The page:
Chase recently increased the sign-up bonus on the Marriott Rewards Premier card from 80,000 points to 100,000. Eligible cardmembers will have to spend $5,000 within three months in order to receive the bonus. (That's also an increase, up from $3,000 in three months.) Applicants can also receive an additional 7,500 points when they add an authorized user and they make their first purchase within three months.
The annual fee is $85, but the fee is offset by a voucher for a free night at any category 1-5 property after the first year. It's like getting a hotel room for just $85.
The card earns 5 points per dollar spent at any Marriott, Ritz Carlton, or SPG property. It'll earn 2 points per dollar spent on airfare, car rentals, and restaurants. It earns 1 point per dollar everywhere else.
What makes the Marriott Rewards Premier card sign-up bonus so valuable is Marriott's recent merger with Starwood, which offers excellent redemption values and the option to further transfer your points to SPG's numerous airline partners. Members to both rewards programs can transfer three Marriott points for every 1 Starwood SPG point, making the 107,500 Marriott points worth nearly 36,000 SPG points. That's much more than the standard 25,000 point sign-up bonus on the Starwood Preferred Guest credit card from American Express. (That card only requires $3,000 in spend to receive the sign-up bonus, though.)
If you like to stay at Marriott or Starwood properties or you don't mind getting your hands dirty and figuring out the best way to transfer points to an airline partner for your next flight, the Marriott Rewards Premier Card could be the best sign-up bonus for you.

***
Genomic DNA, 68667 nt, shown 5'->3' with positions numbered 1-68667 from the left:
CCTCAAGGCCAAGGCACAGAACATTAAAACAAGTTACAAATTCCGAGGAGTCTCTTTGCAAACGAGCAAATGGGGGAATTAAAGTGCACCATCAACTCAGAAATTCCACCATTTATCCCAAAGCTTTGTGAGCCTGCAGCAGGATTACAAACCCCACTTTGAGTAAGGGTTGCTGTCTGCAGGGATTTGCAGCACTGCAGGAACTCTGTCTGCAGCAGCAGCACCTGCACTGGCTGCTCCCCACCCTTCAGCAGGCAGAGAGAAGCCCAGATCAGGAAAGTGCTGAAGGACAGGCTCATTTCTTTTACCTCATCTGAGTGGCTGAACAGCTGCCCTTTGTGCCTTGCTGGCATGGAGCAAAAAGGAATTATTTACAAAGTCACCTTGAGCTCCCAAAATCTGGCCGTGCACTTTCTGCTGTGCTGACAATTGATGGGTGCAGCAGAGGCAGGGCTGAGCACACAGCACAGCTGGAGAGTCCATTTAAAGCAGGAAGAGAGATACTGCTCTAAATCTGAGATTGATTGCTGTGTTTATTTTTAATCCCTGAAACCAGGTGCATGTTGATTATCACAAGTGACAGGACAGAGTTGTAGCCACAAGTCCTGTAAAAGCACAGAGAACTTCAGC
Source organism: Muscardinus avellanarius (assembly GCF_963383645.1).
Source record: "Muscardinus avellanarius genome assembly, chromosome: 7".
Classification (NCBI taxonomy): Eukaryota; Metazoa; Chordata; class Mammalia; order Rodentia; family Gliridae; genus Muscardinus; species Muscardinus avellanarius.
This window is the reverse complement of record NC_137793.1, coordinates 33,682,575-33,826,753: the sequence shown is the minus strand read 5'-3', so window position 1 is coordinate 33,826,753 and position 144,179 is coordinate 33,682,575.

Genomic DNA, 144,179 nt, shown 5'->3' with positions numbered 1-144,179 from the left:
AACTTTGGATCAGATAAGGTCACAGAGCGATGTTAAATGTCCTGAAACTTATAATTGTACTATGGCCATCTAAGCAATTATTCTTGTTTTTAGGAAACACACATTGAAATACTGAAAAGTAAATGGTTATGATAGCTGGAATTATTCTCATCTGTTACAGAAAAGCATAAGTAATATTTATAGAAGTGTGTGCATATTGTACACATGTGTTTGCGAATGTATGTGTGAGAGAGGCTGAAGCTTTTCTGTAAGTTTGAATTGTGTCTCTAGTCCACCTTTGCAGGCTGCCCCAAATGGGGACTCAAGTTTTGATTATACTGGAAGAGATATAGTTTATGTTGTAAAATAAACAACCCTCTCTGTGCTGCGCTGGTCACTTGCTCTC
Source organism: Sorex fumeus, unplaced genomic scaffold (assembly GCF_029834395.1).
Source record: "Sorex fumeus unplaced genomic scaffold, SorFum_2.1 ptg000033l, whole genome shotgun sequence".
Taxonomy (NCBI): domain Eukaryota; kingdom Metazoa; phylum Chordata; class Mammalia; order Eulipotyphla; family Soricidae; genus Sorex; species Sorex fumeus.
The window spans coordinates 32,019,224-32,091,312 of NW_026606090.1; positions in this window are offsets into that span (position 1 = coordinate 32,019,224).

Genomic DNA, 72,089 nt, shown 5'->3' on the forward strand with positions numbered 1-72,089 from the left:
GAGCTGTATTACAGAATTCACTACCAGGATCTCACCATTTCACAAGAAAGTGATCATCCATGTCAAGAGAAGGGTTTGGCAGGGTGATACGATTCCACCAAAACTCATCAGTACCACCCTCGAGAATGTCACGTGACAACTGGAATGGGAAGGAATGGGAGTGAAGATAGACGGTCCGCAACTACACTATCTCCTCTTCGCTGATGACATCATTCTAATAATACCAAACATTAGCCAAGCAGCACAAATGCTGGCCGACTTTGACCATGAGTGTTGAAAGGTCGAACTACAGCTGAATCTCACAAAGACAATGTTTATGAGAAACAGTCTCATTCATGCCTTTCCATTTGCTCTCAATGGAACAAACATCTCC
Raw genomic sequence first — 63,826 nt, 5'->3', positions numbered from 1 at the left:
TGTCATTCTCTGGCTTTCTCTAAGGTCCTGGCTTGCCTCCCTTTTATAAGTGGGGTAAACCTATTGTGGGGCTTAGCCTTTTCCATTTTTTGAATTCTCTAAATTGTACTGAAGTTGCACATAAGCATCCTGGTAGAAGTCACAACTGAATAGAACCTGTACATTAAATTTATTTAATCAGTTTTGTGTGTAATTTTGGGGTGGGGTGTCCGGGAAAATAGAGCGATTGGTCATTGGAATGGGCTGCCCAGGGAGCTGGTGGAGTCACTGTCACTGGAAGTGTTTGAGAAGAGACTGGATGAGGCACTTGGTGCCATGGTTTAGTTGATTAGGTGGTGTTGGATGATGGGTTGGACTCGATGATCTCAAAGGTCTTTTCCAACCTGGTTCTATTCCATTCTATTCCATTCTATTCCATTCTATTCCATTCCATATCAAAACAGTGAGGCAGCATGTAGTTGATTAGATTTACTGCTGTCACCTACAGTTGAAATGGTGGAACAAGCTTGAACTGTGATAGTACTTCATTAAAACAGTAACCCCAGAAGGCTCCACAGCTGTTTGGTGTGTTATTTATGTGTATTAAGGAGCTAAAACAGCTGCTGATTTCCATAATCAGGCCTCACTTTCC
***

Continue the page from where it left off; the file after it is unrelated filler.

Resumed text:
BankAmericard Travel Rewards
If you're not into the whole annual fee thing, the BankAmericard Travel Rewards credit card offers a lucrative sign up bonus and all it will cost you is a credit inquiry. New cardmembers may be eligible to earn 20,000 bonus points after spending just $1,000 in the first 90 days.
Each point can be redeemed for $0.01 toward travel-related statement credits, making the sign-up bonus worth $200. Like the Barclaycard Arrival Plus, points are used to offset eligible travel expenses, providing more flexibility than many other travel credit cards.
The BankAmericard Travel Rewards card earns 1.5 points per dollar on all purchases. What's more, some Bank of America banking customers could qualify for up to a 75% bonus on the points they earn through its Preferred Rewards program. Customers in the highest tier would earn 2.62% back on every dollar they spend for travel-related purchases. That may be the highest rate we've come across for a no-annual-fee credit card.
If you're not interested in paying an annual fee to help fund your travel plans, you want a credit card that earns top rewards on everyday purchases, or you're a top-tier Bank of America Preferred Rewards customer, then BankAmericard Travel Rewards credit card may be for you. (Read our full review to learn more.)
Adam Levy has no position in any stocks mentioned. The Motley Fool owns shares of and recommends Marriott International. The Motley Fool recommends American Express and Barclays. The Motley Fool has a disclosure policy.